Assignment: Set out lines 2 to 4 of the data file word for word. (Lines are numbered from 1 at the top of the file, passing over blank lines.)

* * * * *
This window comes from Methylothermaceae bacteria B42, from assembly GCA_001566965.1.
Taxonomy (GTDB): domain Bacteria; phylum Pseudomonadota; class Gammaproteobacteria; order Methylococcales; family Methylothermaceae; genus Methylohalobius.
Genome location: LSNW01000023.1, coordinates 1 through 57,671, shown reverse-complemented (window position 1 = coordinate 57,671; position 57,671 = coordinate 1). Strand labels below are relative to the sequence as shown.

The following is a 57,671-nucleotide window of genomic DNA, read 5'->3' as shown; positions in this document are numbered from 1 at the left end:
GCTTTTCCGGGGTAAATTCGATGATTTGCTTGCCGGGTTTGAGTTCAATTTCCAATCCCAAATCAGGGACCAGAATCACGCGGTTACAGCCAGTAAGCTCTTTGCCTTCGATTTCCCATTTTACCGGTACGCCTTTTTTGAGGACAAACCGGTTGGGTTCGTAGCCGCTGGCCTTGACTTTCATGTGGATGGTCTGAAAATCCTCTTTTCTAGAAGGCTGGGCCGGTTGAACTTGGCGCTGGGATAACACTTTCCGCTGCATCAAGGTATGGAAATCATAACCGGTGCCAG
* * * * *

Taxonomy (GTDB): domain Bacteria; phylum Pseudomonadota; class Gammaproteobacteria; order Methylococcales; family Methylothermaceae; genus Methylohalobius.
Genome location: LSNW01000023.1, coordinates 1 through 57,671, shown reverse-complemented (window position 1 = coordinate 57,671; position 57,671 = coordinate 1). Strand labels below are relative to the sequence as shown.

The following is a 57,671-nucleotide window of genomic DNA, read 5'->3' as shown; positions in this document are numbered from 1 at the left end: